These missionaries essentially quit trying to convert Arabs overseas and pagans at home. This is important because many of these same missionaries joined the U.S. State Department after World War II and began to shape the country’s foreign policy.

Doran explains this is the origin of today’s policy battle between the nationalists — Make America Great Again — and the internationalists — Make the U.N. Great Again.

The State Department is a branch of the "oligarchy of experts" Truman opposed when he recognized Israel in 1948. These arrogant careerists are convinced they are the true architects of foreign policy and the political appointees — brought into office by voters — are temporary burdens that must be neutralized. Or to put it in current terms, "resisted."

Doran explains that his explanation is valid even in our secular culture, "God has receded but the divide still exists." Progressives are every bit as religious in their belief in ethical humanism as the Jacksonians are in Christianity.

Our most recent example of this divide between populists who want to do what they see as right for the U.S. as a Christian nation that is loyal to its allies and modernists obsessed with world opinion is moving the embassy to Jerusalem.

Doran called this controversy a "mini replay of Truman versus the State Department." 

Striped-pants experts have been fighting this transfer since Congress first passed the bill authorizing it. They warned of "setbacks to the peace process" and "rage in the Arab street." President Trump had enough with pussyfooting around in the Mideast trying to placate the implacable and approved the move.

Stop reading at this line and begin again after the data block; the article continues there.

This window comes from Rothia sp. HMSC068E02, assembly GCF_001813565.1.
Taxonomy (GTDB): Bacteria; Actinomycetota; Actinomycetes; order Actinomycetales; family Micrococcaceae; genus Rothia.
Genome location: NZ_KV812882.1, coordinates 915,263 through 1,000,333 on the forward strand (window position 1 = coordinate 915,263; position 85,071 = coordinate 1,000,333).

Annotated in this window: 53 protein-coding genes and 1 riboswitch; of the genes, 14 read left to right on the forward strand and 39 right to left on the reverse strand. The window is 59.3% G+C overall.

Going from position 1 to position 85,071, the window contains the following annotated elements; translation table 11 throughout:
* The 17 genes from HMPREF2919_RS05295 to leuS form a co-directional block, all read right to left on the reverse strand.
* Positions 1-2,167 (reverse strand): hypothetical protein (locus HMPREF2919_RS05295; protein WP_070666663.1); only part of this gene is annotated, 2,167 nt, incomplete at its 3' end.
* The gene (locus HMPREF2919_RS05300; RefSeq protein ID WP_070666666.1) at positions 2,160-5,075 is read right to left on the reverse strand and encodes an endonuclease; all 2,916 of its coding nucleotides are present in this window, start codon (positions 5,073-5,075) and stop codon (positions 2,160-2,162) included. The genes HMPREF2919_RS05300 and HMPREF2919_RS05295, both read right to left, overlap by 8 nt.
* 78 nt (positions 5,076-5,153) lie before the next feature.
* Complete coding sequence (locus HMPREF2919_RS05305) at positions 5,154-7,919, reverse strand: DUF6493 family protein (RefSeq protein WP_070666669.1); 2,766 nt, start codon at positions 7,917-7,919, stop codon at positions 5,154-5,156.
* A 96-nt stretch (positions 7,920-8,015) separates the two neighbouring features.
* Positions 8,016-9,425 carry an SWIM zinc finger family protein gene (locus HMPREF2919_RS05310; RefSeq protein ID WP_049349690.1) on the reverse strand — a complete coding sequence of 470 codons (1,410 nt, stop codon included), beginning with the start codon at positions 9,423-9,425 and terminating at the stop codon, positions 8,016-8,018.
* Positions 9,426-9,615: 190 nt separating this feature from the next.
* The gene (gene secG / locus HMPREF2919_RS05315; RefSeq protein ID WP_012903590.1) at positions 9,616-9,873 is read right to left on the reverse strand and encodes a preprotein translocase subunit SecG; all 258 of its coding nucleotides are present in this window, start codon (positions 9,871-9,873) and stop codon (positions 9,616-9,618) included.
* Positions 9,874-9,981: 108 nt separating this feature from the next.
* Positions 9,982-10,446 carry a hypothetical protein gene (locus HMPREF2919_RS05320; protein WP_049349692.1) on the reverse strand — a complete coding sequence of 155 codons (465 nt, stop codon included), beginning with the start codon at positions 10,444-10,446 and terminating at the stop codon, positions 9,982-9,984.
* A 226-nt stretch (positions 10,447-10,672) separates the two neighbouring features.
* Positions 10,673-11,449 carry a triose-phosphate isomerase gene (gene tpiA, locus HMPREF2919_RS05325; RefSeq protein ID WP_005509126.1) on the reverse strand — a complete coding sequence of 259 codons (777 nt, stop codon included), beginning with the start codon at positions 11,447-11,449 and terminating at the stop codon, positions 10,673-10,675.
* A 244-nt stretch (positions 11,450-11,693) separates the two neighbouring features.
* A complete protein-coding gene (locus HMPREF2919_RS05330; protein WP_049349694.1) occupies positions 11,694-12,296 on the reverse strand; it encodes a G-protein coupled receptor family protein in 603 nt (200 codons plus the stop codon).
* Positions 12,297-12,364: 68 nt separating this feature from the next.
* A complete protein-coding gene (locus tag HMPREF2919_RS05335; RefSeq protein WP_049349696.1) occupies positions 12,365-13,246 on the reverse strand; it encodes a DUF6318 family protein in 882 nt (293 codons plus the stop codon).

Bryan nationalists versus cosmopolitan internationalists, and the nationalists won. There was no volcano of unrest in the Mideast after Trump did the right thing and Trump continued to keep the State Department on its heels by insisting the embassy open in time for this year’s celebration of the founding of Israel.

That’s two victories for the Jacksonian nationalists, but the struggle will continue with an entrenched State Department bureaucracy that will fight Trump over every nail in the new embassy.

Andrew Jackson became famous for his defense of New Orleans as he destroyed a British army that tried to assault his entrenched militiamen. Today the Jacksonians are outside the State Department trying to dislodge a numerous and entrenched elitist bureaucracy. I’m not optimistic regarding our chances for success.

Michael Reagan, the eldest son of President Reagan, is a Newsmax TV analyst. A syndicated columnist and author, he chairs The Reagan Legacy Foundation. Michael is an in-demand speaker with Premiere speaker’s bureau. Read more reports from Michael Reagan — Go Here Now.

Michael R. Shannon is a commentator, researcher for the League of American Voters, and an award-winning political and advertising consultant with nationwide and international experience. He is author of "Conservative Christian’s Guidebook for Living in Secular Times (Now with added humor!)." Read more of Michael Shannon's reports — Go Here Now.

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The Jacksonians are outside the State Department trying to dislodge a numerous and entrenched elitist bureaucracy. I’m not optimistic regarding our chances for success.
bryan, michael doran, first things, scopes
Tuesday, 13 Mar 2018 10:35 AM